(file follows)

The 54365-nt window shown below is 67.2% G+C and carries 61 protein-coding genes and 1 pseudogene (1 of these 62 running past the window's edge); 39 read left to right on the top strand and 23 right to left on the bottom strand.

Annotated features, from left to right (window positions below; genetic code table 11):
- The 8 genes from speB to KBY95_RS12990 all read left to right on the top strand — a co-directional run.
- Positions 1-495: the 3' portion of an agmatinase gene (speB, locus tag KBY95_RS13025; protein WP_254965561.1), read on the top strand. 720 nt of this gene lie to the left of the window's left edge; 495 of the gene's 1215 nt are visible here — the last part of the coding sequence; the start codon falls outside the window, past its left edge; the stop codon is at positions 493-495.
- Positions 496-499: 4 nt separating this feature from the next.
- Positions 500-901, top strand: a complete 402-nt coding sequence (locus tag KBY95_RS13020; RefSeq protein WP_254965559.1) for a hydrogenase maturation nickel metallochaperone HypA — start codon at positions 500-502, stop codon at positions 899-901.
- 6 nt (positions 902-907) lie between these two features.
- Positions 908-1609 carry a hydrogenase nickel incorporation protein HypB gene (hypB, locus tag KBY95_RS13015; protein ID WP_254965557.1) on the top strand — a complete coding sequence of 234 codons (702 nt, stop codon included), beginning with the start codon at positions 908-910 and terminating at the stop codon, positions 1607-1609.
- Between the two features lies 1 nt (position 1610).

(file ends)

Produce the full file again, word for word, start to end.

The 54365-nt window shown below is 67.2% G+C and carries 61 protein-coding genes and 1 pseudogene (1 of these 62 running past the window's edge); 39 read left to right on the top strand and 23 right to left on the bottom strand.

Annotated features, from left to right (window positions below; genetic code table 11):
- The 8 genes from speB to KBY95_RS12990 all read left to right on the top strand — a co-directional run.
- Positions 1-495: the 3' portion of an agmatinase gene (speB, locus tag KBY95_RS13025; protein WP_254965561.1), read on the top strand. 720 nt of this gene lie to the left of the window's left edge; 495 of the gene's 1215 nt are visible here — the last part of the coding sequence; the start codon falls outside the window, past its left edge; the stop codon is at positions 493-495.
- Positions 496-499: 4 nt separating this feature from the next.
- Positions 500-901, top strand: a complete 402-nt coding sequence (locus tag KBY95_RS13020; RefSeq protein WP_254965559.1) for a hydrogenase maturation nickel metallochaperone HypA — start codon at positions 500-502, stop codon at positions 899-901.
- 6 nt (positions 902-907) lie between these two features.
- Positions 908-1609 carry a hydrogenase nickel incorporation protein HypB gene (hypB, locus tag KBY95_RS13015; protein ID WP_254965557.1) on the top strand — a complete coding sequence of 234 codons (702 nt, stop codon included), beginning with the start codon at positions 908-910 and terminating at the stop codon, positions 1607-1609.
- Between the two features lies 1 nt (position 1610).